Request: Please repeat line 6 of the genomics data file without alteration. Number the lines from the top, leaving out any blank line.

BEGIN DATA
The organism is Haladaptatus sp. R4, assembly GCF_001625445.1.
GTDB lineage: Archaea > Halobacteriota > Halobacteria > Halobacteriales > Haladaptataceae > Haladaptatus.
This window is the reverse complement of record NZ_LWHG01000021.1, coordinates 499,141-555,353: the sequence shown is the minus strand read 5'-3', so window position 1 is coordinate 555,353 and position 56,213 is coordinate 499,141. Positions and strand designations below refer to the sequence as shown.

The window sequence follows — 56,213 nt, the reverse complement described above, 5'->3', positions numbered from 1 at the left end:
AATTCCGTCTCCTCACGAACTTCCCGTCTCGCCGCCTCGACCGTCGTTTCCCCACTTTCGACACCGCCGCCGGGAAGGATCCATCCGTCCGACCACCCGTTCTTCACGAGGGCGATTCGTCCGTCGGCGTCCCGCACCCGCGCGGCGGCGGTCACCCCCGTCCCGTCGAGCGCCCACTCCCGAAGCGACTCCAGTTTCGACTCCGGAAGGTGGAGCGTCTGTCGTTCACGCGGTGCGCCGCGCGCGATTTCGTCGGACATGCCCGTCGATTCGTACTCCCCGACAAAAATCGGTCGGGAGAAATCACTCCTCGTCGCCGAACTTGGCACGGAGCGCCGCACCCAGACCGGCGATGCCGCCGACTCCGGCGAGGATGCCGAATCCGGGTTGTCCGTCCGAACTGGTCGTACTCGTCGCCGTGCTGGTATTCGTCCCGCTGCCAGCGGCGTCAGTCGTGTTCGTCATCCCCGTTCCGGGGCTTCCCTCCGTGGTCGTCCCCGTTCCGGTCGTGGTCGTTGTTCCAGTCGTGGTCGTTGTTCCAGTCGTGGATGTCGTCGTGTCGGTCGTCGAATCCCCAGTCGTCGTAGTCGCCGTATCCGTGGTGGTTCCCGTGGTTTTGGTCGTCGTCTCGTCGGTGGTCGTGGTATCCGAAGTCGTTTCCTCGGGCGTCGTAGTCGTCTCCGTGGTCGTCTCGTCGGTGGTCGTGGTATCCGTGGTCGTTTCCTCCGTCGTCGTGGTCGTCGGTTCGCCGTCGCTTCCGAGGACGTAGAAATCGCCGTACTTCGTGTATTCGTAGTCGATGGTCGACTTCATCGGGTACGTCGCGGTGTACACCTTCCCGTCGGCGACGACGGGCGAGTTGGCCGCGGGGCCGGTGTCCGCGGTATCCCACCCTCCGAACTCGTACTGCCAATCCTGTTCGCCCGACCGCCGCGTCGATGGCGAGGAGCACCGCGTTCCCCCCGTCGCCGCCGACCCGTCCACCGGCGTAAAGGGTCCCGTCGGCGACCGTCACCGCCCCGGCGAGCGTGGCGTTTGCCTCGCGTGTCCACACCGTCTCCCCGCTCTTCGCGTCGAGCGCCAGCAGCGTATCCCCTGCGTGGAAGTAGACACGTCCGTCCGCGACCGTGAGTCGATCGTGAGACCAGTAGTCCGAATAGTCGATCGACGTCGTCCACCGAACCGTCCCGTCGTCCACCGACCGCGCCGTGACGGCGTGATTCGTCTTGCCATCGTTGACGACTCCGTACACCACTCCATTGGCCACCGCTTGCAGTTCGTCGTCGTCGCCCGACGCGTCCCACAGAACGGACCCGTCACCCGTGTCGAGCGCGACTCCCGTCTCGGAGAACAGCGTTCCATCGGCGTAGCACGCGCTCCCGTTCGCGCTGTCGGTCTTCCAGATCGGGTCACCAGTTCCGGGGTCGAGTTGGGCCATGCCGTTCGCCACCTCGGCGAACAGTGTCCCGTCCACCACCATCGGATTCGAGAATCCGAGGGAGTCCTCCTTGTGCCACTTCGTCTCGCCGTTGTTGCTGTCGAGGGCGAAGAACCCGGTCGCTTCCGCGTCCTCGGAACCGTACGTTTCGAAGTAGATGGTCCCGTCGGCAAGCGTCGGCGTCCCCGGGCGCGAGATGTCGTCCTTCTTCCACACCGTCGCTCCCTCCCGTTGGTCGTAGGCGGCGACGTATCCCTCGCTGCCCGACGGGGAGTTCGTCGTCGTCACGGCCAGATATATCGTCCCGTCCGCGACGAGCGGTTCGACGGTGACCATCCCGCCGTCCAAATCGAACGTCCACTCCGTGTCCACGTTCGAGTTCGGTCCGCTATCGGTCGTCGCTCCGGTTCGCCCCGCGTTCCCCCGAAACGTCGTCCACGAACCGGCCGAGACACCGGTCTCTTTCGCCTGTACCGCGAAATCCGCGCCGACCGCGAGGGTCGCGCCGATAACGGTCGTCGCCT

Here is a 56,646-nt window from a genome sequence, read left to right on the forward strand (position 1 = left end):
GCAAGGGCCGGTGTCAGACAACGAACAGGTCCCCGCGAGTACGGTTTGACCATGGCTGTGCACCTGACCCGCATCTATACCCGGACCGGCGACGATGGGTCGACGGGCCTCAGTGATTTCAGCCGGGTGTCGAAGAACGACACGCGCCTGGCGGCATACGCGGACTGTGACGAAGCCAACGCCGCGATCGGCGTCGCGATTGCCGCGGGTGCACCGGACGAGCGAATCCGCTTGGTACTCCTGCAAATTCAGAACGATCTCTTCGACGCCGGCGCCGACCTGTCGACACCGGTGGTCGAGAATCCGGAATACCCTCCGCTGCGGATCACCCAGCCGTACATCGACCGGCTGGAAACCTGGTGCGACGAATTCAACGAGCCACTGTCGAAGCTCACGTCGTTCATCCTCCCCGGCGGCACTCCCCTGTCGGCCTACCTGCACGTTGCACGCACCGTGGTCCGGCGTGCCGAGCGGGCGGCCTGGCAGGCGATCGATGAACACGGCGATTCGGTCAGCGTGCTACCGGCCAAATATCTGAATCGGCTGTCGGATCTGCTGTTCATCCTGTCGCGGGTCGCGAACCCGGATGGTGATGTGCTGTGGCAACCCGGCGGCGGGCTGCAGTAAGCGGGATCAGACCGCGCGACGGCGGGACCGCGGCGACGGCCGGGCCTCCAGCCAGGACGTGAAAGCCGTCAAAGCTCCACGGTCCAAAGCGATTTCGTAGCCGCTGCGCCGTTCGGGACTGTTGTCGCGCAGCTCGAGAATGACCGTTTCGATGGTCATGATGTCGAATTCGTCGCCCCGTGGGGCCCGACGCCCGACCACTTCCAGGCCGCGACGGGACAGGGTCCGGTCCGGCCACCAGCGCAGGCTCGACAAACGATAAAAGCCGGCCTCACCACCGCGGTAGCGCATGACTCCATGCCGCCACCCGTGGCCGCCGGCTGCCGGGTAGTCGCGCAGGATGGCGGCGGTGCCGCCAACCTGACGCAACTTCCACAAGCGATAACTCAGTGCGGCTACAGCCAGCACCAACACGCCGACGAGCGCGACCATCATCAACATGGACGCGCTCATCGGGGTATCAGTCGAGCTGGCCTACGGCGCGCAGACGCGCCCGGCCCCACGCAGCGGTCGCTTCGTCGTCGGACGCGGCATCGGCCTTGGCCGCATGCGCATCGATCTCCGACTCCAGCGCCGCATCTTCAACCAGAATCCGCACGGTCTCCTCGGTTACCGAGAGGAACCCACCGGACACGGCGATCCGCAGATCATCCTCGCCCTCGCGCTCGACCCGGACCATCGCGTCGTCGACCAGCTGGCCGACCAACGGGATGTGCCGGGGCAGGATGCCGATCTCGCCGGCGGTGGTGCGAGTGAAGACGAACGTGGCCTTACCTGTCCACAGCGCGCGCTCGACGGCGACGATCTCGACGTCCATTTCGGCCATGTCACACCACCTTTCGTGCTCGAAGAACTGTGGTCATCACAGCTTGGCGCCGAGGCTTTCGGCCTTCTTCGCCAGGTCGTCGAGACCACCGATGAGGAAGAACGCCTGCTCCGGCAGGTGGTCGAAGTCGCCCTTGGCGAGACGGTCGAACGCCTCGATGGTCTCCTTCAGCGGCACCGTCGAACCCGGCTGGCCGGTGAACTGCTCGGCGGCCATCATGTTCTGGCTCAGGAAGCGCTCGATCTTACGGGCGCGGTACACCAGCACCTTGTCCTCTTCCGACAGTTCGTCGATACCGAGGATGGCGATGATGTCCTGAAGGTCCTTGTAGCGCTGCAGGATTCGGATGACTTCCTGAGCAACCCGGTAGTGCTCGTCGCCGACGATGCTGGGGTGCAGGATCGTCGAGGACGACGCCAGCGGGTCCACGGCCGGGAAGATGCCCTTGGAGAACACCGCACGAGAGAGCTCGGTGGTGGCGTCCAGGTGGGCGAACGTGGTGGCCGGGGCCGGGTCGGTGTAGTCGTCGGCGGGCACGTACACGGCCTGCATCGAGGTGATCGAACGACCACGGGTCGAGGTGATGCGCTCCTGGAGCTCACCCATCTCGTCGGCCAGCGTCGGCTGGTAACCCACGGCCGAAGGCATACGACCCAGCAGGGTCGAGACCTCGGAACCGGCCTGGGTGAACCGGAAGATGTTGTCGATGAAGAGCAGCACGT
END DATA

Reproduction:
Here is a 56,646-nt window from a genome sequence, read left to right on the forward strand (position 1 = left end):